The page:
Protestors determined to see the closure of London's showpiece City Airport are marshaling forces this week for a public inquiry that will decide whether the tiny Docklands airport has reached the end of the runway.

The future of London City Airport, opened in October 1987 as Europe's first international inner-city airport, now hangs in the balance as pro and anti factions gather support for the hearing due to start on July 3. The outcome may not be known for months.London City has lost its owners John Mowlem and Co. some 9 million ($14.8 million) on operations since it opened in a blaze of publicity as the doorstep airport for London's burgeoning Docklands business community.

London City Airways, one of the two original carriers using the airport, pulled out of one of its routes in March and laid off 30 of its 150 staff in a bid to stem deepening losses.

While passengers and freight users find the airport's small size a distinct advantage - air courier shipments, for instance, can be on board a plane within five minutes of receipt - lack of routes and poor road and rail access have dogged the terminal.

The debate concerning London City's future hinges on whether British Aerospace BAe 146 jets will be permitted to land there. All current flights are by 50-seater Dash-7 aircraft with a useful range limited to 400 miles. With bigger, 1,000-mile 146 jets, the capitals of the Mediterranean and Eastern Europe would come within the airport's operating orbit.

Mowlem and Co. now says it almost certainly will be forced to shut down London City if opponents succeed in banning the 146 from landing there. With a go-ahead, they say profitability is assured.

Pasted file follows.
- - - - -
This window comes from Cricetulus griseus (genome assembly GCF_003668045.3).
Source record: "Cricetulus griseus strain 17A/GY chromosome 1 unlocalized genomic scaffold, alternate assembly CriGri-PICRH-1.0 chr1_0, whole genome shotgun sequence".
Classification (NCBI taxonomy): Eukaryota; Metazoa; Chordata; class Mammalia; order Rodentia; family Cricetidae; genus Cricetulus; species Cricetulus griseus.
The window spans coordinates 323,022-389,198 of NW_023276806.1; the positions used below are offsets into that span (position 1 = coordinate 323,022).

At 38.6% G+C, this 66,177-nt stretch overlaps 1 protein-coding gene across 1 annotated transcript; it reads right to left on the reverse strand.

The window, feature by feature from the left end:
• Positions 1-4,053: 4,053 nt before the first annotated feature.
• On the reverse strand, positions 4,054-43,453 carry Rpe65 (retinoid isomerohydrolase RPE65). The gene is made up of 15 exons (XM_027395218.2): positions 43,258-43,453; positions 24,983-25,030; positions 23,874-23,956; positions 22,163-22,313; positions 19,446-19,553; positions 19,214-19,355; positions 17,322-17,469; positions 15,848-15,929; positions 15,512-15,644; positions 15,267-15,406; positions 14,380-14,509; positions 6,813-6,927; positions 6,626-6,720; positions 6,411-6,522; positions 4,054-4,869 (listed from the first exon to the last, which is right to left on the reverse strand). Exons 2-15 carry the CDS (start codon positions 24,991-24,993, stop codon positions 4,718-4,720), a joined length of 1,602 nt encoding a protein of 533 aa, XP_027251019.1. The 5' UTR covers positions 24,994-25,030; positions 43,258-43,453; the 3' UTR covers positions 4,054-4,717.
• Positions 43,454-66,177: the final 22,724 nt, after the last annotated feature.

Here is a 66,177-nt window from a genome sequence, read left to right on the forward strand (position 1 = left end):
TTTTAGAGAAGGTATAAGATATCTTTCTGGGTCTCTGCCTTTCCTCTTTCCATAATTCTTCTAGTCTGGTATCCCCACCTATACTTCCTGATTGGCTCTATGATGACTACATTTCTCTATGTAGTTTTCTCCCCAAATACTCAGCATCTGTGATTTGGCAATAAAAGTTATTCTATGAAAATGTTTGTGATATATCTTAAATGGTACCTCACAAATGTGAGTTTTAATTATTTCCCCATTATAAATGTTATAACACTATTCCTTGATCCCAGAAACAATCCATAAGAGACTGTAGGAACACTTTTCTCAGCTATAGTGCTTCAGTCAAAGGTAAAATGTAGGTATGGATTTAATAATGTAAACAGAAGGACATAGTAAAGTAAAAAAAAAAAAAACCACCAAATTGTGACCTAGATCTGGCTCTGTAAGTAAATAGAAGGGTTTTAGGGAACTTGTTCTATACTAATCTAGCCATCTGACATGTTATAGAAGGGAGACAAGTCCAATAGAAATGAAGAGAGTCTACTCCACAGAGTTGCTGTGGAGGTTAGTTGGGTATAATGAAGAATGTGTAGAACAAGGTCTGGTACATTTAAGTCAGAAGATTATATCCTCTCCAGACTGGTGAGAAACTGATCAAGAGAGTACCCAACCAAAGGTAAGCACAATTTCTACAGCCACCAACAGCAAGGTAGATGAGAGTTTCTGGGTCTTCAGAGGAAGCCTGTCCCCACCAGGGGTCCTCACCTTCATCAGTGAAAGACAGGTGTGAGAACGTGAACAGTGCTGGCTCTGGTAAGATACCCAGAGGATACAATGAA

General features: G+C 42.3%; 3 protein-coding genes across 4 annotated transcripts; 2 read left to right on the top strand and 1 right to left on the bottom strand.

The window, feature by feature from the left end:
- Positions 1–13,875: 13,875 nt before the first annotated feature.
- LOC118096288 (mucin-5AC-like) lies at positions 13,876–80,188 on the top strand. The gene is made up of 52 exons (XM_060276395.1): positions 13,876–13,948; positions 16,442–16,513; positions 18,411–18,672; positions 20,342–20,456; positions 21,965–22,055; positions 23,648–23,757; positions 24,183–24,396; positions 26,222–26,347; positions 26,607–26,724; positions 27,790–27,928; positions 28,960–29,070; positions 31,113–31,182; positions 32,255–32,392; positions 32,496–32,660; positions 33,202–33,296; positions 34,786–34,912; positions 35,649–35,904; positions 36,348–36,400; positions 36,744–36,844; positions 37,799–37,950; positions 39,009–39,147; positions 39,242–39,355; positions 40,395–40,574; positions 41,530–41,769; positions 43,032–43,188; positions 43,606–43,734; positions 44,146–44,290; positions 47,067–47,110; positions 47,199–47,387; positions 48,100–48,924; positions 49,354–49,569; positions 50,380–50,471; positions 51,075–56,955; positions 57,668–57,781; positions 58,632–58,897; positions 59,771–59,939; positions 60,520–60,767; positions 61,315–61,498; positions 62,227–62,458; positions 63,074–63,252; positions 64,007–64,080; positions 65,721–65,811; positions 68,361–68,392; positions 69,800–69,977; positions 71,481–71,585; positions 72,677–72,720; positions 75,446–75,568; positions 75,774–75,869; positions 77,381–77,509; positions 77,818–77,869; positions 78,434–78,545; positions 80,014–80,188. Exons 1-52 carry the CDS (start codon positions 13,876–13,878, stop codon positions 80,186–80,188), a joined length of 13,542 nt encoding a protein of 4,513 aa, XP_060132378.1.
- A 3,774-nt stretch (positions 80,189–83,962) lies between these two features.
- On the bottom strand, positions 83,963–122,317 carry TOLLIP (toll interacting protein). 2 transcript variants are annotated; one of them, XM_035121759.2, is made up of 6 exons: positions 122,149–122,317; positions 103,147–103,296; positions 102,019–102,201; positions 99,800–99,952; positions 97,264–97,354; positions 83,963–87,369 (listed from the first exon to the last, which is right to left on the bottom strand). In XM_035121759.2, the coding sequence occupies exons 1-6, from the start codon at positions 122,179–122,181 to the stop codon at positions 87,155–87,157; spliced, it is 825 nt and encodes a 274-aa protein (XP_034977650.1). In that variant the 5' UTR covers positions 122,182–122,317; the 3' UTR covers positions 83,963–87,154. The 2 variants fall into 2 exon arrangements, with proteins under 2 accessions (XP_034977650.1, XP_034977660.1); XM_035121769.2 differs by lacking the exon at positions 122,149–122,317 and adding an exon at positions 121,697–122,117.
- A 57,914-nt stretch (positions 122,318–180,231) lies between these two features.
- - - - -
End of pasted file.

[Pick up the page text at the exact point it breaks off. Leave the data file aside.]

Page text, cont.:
Despite the question mark hanging over its future, some airport users remain optimistic that government inspectors chairing the inquiry will give them the backing they need.

"We are confident the outcome of the inquiry will be in our favor. We'll then need six to eight months to extend the runway and could see the 146 landing here almost at once," said John Horne, assistant airport director. ''It would give us much more flexibility in terms of both cargo and passenger handling."

Also optimistic is Dash-7 operator Brymon Airways, which enjoyed a 34 percent rise in passenger traffic in February and said its flagship Paris route has been profitable for the past 18 months.

"It's a hard slog, but we appear to be winning. We're now averaging 7,000 passengers a month and are on target to carry 75,000 this year as a whole," a spokesman said. "We expect to cover all our initial investments by next spring."

Air freight at London City is handled chiefly by Elan International, a subsidiary of air courier giant DHL. It currently flies an average of 200 dutiable consignments a day into London City as well as several thousand documents.

Most incoming shipments can be cleared within the hour, a boon for London TV and media companies that import newsreel cassettes and newspapers daily

from Paris and Brussels.

"One factor on our side is that London City is very much a businessman's airport - and businessmen travel light," Mr. Horne said. "That enables us to carry up to 500 kilograms (1,100 pounds) of air freight per flight, which is not bad for a small plane. If we win a go-ahead for the 146, then we'll obviously be able to handle significantly more."

One disadvantage of the airport for freight users is that dutiable consignments valued at over 600 must be cleared at the Port of Tilbury, some miles away.

Clearance could be speeded up, however, if the electronic ACP 90 system used at much larger Heathrow Airport comes to London City. But like many other matters, its installation hinges largely on the persuasive powers of Mowlem and the airport's other protagonists July 3.